Iiyama  - Iiyama G-Master GB2760QSU-B1


Iiyama G-Master GB2760QSU-B, a 27-inch Quad HD FreeSync 144 Hz monitor

Aprox. 338€

See specifications

The Iiyama G-Master GB2760QSU-B1 monitor is simply a more advanced version of the G-Master GB2788HS. The definition goes from Full HD (1,920 x 1,080 px) to Quad HD (2,560 x 1,440 px) for more versatility and it finally has a USB 3.0 hub.

Positive points

Definition Quad HD versatile (office and game).

Very good reactivity (4.5 ms).

Refresh rate at 144 Hz!

FreeSync compatible.


Two USB 3.0 ports on the side.

Bad points

Contrast ratio.

Viewing angles.

Our review


The Iiyama G-Master GB2760QSU-B1 monitor has a 27-inch TN panel with a resolution of 2,560 x 1,440 px, compatible with AMD's FreeSync variable refresh technology. At less than 500 €, this model displays an excellent quality / price ratio, since only the Asus MG278Q, sold a little more expensive, offers the same characteristics (Quad HD, 144 Hz, FreeSync). The Iiyama screen is fully adjustable (height, tilt, rotation) and even has a pivot mode to switch it to portrait orientation. Connectivity is also quite good and it even has speakers.



The Iiyama-GMaster-GB2760QSU-B1 takes the classics of the brand in terms of ergonomics. The slab is thus mat with an anti-reflective treatment. The design is versatile, with a matte black plastic that does not look very luxurious, but which at least has the merit of aging well.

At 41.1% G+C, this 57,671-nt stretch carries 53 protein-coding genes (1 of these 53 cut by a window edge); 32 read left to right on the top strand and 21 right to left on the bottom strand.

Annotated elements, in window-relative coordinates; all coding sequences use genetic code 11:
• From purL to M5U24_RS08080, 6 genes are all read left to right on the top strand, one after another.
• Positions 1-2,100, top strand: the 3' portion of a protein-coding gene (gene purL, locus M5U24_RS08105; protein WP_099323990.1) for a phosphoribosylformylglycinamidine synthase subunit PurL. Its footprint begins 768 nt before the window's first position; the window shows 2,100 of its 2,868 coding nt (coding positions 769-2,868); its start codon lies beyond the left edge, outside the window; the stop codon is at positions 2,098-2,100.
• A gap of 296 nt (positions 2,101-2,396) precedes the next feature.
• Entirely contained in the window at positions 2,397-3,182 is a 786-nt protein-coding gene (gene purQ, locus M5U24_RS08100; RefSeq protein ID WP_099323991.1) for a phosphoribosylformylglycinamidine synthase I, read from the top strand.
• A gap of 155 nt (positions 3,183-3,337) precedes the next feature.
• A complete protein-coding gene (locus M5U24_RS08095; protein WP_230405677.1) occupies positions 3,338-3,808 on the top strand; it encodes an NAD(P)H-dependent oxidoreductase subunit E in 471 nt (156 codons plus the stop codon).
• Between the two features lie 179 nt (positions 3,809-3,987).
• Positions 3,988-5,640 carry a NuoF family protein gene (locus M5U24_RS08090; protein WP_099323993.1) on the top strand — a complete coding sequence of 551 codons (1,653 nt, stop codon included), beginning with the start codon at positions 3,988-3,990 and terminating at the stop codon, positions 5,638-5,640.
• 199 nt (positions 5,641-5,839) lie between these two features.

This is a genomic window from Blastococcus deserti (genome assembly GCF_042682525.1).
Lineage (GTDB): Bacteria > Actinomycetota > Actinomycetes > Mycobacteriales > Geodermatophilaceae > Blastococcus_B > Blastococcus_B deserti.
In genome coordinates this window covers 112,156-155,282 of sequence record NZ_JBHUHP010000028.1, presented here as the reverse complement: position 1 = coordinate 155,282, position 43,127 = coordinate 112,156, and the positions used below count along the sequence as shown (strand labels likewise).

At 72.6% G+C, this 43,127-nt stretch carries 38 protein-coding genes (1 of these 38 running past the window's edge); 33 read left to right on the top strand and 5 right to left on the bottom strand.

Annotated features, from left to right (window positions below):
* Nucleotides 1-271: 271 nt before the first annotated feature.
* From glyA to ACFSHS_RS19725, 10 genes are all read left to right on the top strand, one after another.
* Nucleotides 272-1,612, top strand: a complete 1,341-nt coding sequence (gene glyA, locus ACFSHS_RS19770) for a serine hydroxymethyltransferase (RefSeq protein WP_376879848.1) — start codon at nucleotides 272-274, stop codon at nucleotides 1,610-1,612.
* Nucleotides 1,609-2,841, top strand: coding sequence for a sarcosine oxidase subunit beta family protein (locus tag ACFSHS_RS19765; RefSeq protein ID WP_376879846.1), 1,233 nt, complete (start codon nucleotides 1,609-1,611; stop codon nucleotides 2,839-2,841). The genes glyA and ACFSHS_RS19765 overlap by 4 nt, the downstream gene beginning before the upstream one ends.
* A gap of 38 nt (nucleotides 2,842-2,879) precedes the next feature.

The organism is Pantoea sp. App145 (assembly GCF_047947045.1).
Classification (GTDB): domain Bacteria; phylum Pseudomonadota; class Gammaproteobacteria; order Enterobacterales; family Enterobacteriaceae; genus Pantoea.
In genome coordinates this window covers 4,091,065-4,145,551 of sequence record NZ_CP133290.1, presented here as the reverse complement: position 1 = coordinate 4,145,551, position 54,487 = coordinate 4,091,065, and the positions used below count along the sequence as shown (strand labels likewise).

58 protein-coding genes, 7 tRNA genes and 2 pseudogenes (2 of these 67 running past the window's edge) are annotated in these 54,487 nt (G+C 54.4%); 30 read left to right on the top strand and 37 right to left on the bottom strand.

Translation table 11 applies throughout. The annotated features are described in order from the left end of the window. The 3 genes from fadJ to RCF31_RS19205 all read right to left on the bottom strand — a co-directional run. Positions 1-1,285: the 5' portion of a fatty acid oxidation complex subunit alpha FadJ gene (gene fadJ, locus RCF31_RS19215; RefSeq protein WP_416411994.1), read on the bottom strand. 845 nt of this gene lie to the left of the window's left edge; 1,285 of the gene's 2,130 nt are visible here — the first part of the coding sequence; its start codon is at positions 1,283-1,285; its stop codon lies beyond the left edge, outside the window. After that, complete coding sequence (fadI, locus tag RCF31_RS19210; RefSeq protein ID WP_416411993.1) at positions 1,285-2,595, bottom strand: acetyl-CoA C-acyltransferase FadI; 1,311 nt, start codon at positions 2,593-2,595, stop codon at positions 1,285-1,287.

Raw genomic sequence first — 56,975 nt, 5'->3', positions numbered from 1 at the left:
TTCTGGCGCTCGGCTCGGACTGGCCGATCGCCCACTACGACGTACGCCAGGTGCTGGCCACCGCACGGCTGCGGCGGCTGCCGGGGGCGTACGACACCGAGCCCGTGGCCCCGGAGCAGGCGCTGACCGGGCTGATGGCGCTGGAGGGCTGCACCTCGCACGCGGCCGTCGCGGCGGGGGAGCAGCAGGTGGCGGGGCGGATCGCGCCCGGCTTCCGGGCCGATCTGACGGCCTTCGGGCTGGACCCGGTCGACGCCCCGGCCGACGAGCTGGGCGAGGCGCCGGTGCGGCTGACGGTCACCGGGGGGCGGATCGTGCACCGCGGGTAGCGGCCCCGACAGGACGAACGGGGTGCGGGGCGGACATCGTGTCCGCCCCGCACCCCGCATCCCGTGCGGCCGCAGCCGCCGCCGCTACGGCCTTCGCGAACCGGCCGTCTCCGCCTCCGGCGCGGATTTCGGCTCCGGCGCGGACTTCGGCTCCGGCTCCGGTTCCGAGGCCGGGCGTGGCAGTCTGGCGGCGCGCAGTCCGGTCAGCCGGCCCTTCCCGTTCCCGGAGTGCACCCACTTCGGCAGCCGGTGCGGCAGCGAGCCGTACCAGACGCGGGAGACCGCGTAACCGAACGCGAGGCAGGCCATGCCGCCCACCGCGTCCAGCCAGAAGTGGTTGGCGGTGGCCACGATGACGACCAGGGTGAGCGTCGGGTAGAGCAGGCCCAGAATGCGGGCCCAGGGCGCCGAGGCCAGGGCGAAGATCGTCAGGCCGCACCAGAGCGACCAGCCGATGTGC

The rear is of the same ilk. The only notable difference compared to other monitors of the brand is the appearance of the mention G-Master on the arm. We still note the presence of a basic cable management system.

The Iiyama GB2760 takes the settings of its big brothers, with a foot adjustable in height by 13 cm, an inclination of -5 ° to + 22 °, a rotation of more or less 45 ° on the foot and a portrait mode. The transition from landscape to portrait mode is perfectly smooth and without any plastic noise, which is a guarantee of quality of assembly and mastered finish.

In terms of connectivity, this Iiyama monitor is also generous: an HDMI input, a DVI Dual Link input and a DisplayPort 1.2 input essential to benefit from FreeSync technology. The screen also offers an audio input to power the two integrated 2-watt speakers and also a headphone output. Finally, it has a hub with two USB 3.0 ports accessible on the left side.